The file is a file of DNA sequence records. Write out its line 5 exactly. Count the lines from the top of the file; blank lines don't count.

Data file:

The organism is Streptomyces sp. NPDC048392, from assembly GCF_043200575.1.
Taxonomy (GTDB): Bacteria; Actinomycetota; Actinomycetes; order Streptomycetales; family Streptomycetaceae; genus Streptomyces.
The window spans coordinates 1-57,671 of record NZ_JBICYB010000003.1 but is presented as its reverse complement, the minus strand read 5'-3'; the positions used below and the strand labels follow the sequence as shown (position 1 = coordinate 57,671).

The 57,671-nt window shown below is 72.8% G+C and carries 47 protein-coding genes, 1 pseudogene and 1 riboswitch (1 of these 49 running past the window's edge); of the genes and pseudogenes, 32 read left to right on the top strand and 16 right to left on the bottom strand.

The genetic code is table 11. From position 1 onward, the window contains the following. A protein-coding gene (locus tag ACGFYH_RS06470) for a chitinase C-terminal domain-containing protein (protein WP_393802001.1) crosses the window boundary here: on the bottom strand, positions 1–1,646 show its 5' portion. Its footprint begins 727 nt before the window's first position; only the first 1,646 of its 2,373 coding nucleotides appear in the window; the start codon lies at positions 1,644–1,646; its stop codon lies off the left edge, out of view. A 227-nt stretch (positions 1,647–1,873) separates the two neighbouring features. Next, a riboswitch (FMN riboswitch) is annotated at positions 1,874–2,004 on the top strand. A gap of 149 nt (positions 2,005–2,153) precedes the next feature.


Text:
The genetic code is table 11. From position 1 onward, the window contains the following. A protein-coding gene (locus tag ACGFYH_RS06470) for a chitinase C-terminal domain-containing protein (protein WP_393802001.1) crosses the window boundary here: on the bottom strand, positions 1–1,646 show its 5' portion. Its footprint begins 727 nt before the window's first position; only the first 1,646 of its 2,373 coding nucleotides appear in the window; the start codon lies at positions 1,644–1,646; its stop codon lies off the left edge, out of view. A 227-nt stretch (positions 1,647–1,873) separates the two neighbouring features. Next, a riboswitch (FMN riboswitch) is annotated at positions 1,874–2,004 on the top strand. A gap of 149 nt (positions 2,005–2,153) precedes the next feature.